A book that forgoes the basics of comprehension in pursuit of purposeful misdirection.

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RABBIT STEW

A tale of foxes and rabbit goes for a twist ending.

Farmer foxes Rusty and Rojo believe the time has come to attend to their “prizewinning… / RABBIT STEW!” They pluck delicious vegetables from the ground and off the vines, scrounge for fruits in the bushes, and all the while are viewed apprehensively by the local rabbit family. After all the ingredients are picked, it’s time for the pièce de résistance, a “round…white… / bowl… / for our favorite Rabbit, Stew.” It turns out that Stew is the name of the foxes’ prizewinning rabbit, so he and his family are treated to a feast of healthy treats. It’s a cute-enough idea, but the payoff loses much in the delivery. Is the book implying that the foxes own the rabbits and win prizes at rabbit shows with them? If so, why do the bunnies look terrified out of their gourds for 95 percent of the book? The confusing storytelling is rivaled only by the art. Readers see that the rabbits have a home directly next to (and beneath) the foxes, yet they appear fearful of their neighbors from Page 5 onward. And little wonder! Rusty handles a tomato and calls it “plump, yet firm,” while Rojo hugs a rabbit and says, “Perfectly so.” No doubt readers will wonder why the scared bunnies don’t hop along to greener, less saliva-spackled pastures.

A book that forgoes the basics of comprehension in pursuit of purposeful misdirection. (Picture book. 4-7)

Pub Date: March 7, 2017

ISBN: 978-1-62979-583-6

Page Count: 32

Publisher: Boyds Mills

Review Posted Online: Dec. 14, 2016

Kirkus Reviews Issue: Jan. 1, 2017

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THE WONKY DONKEY

The print version of a knee-slapping cumulative ditty.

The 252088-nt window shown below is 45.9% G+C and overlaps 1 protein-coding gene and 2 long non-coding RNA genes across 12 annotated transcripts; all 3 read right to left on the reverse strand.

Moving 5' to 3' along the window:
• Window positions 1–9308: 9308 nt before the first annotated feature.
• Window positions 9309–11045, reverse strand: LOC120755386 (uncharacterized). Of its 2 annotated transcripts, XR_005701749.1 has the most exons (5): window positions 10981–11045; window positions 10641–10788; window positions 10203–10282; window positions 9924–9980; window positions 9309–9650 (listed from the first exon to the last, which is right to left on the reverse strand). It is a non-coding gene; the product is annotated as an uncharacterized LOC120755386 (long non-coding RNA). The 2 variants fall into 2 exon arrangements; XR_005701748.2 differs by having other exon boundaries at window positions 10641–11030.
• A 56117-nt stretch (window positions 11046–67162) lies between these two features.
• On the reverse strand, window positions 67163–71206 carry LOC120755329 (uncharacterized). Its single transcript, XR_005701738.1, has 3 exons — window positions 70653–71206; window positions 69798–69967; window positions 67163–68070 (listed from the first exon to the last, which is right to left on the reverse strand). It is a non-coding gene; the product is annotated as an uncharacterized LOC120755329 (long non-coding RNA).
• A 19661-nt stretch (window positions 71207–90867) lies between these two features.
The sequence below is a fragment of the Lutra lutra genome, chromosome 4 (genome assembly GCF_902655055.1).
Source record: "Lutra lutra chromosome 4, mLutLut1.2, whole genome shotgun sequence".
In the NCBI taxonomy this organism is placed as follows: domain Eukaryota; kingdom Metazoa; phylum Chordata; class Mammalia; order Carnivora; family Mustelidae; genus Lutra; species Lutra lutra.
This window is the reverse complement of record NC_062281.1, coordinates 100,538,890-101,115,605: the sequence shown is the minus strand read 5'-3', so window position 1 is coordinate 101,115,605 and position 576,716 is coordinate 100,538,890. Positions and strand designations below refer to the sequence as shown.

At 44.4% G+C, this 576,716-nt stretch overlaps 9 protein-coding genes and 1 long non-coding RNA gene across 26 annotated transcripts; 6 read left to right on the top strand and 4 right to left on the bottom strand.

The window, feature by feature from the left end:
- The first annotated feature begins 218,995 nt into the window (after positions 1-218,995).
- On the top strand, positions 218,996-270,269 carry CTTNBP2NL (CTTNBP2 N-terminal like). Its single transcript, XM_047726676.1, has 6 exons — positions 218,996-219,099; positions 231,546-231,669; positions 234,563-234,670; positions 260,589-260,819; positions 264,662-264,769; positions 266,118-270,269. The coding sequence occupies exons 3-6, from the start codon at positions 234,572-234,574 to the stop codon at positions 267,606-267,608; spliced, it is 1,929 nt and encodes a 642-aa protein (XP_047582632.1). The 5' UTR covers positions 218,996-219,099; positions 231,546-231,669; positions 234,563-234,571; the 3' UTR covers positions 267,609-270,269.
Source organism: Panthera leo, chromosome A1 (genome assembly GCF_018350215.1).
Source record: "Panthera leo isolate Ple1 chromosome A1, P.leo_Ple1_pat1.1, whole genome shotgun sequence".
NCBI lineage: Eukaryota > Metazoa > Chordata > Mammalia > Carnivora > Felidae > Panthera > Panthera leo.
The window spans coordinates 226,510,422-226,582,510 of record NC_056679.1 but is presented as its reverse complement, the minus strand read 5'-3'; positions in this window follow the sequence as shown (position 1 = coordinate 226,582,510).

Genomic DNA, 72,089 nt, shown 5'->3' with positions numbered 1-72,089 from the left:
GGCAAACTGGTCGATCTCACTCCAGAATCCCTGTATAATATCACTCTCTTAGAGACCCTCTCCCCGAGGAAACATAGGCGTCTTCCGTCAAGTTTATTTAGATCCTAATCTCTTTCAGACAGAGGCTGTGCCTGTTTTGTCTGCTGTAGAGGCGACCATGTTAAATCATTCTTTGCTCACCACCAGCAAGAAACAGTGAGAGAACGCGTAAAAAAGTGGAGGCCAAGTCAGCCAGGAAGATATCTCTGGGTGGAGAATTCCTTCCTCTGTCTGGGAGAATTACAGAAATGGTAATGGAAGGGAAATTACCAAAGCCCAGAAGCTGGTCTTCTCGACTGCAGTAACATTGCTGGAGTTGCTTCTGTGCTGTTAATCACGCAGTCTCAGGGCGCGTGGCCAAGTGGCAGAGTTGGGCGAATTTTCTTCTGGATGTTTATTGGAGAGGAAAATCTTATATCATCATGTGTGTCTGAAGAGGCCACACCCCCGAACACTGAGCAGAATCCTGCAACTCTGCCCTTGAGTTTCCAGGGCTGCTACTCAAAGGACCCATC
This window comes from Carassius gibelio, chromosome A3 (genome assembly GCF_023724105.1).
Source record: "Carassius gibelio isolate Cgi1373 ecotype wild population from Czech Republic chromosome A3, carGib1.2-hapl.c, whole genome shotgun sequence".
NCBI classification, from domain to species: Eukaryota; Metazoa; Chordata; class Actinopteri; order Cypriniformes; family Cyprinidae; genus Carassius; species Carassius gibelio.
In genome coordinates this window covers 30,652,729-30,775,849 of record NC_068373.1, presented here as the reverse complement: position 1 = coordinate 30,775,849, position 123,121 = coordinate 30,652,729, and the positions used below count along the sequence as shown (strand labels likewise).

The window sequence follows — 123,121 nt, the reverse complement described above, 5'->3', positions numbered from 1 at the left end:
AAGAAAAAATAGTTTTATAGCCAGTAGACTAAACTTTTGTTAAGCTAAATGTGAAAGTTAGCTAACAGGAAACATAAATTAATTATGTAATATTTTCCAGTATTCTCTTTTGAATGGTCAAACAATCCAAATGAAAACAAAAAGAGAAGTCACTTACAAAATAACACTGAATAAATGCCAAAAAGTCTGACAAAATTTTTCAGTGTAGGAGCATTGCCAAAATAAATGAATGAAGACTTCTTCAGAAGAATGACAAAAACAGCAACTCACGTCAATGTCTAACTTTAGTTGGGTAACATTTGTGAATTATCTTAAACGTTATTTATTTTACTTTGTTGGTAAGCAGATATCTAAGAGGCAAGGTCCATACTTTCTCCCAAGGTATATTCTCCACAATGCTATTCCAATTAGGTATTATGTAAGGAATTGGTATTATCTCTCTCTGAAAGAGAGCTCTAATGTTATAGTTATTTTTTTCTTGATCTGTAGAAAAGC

In the song, Smith meets a donkey on the road. It is three-legged, and so a “wonky donkey” that, on further examination, has but one eye and so is a “winky wonky donkey” with a taste for country music and therefore a “honky-tonky winky wonky donkey,” and so on to a final characterization as a “spunky hanky-panky cranky stinky-dinky lanky honky-tonky winky wonky donkey.” A free musical recording (of this version, anyway—the author’s website hints at an adults-only version of the song) is available from the publisher and elsewhere online. Even though the book has no included soundtrack, the sly, high-spirited, eye patch–sporting donkey that grins, winks, farts, and clumps its way through the song on a prosthetic metal hoof in Cowley’s informal watercolors supplies comical visual flourishes for the silly wordplay. Look for ready guffaws from young audiences, whether read or sung, though those attuned to disability stereotypes may find themselves wincing instead or as well.

Hee haw. (Picture book. 5-7)

Pub Date: May 1, 2010

ISBN: 978-0-545-26124-1

Page Count: 26

Publisher: Scholastic

Review Posted Online: Dec. 29, 2018

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Serve this superbly designed title to all who relish slightly scary stories.

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CREEPY CARROTS!

Kids know vegetables can be scary, but rarely are edible roots out to get someone. In this whimsical mock-horror tale, carrots nearly frighten the whiskers off Jasper Rabbit, an interloper at Crackenhopper Field.

Jasper loves carrots, especially those “free for the taking.” He pulls some in the morning, yanks out a few in the afternoon, and comes again at night to rip out more. Reynolds builds delicious suspense with succinct language that allows understatements to be fully exploited in Brown’s hilarious illustrations. The cartoon pictures, executed in pencil and then digitally colored, are in various shades of gray and serve as a perfectly gloomy backdrop for the vegetables’ eerie orange on each page. “Jasper couldn’t get enough carrots … / … until they started following him.” The plot intensifies as Jasper not only begins to hear the veggies nearby, but also begins to see them everywhere. Initially, young readers will wonder if this is all a product of Jasper’s imagination. Was it a few snarling carrots or just some bathing items peeking out from behind the shower curtain? The ending truly satisfies both readers and the book’s characters alike. And a lesson on greed goes down like honey instead of a forkful of spinach.

Serve this superbly designed title to all who relish slightly scary stories. (Picture book. 4-7)

Pub Date: Aug. 21, 2012

ISBN: 978-1-4424-0297-3

Page Count: 40

Publisher: Simon & Schuster

Review Posted Online: May 2, 2012

Kirkus Reviews Issue: Aug. 1, 2012

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